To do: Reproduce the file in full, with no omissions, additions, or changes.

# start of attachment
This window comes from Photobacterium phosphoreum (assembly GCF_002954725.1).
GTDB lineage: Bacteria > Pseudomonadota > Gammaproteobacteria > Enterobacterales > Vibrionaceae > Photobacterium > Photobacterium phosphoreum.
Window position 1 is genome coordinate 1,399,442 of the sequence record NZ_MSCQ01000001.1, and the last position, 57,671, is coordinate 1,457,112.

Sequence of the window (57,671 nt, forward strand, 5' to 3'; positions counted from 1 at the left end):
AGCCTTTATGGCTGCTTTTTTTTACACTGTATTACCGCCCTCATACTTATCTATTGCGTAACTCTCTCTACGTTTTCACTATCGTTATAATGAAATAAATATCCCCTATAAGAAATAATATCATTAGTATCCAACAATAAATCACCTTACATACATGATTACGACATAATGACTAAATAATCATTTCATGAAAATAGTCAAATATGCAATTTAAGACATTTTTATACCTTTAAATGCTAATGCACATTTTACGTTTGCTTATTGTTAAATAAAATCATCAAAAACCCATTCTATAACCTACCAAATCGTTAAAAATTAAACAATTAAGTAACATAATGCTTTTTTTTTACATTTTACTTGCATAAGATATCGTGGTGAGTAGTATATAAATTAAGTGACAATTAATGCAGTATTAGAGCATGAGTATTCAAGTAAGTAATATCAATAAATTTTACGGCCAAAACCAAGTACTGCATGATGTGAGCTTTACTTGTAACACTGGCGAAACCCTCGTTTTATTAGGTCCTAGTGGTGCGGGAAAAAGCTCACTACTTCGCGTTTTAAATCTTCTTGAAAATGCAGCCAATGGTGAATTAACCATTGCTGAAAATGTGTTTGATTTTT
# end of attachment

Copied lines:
This window comes from Photobacterium phosphoreum (assembly GCF_002954725.1).
GTDB lineage: Bacteria > Pseudomonadota > Gammaproteobacteria > Enterobacterales > Vibrionaceae > Photobacterium > Photobacterium phosphoreum.
Window position 1 is genome coordinate 1,399,442 of the sequence record NZ_MSCQ01000001.1, and the last position, 57,671, is coordinate 1,457,112.

Sequence of the window (57,671 nt, forward strand, 5' to 3'; positions counted from 1 at the left end):
AGCCTTTATGGCTGCTTTTTTTTACACTGTATTACCGCCCTCATACTTATCTATTGCGTAACTCTCTCTACGTTTTCACTATCGTTATAATGAAATAAATATCCCCTATAAGAAATAATATCATTAGTATCCAACAATAAATCACCTTACATACATGATTACGACATAATGACTAAATAATCATTTCATGAAAATAGTCAAATATGCAATTTAAGACATTTTTATACCTTTAAATGCTAATGCACATTTTACGTTTGCTTATTGTTAAATAAAATCATCAAAAACCCATTCTATAACCTACCAAATCGTTAAAAATTAAACAATTAAGTAACATAATGCTTTTTTTTTACATTTTACTTGCATAAGATATCGTGGTGAGTAGTATATAAATTAAGTGACAATTAATGCAGTATTAGAGCATGAGTATTCAAGTAAGTAATATCAATAAATTTTACGGCCAAAACCAAGTACTGCATGATGTGAGCTTTACTTGTAACACTGGCGAAACCCTCGTTTTATTAGGTCCTAGTGGTGCGGGAAAAAGCTCACTACTTCGCGTTTTAAATCTTCTTGAAAATGCAGCCAATGGTGAATTAACCATTGCTGAAAATGTGTTTGATTTTT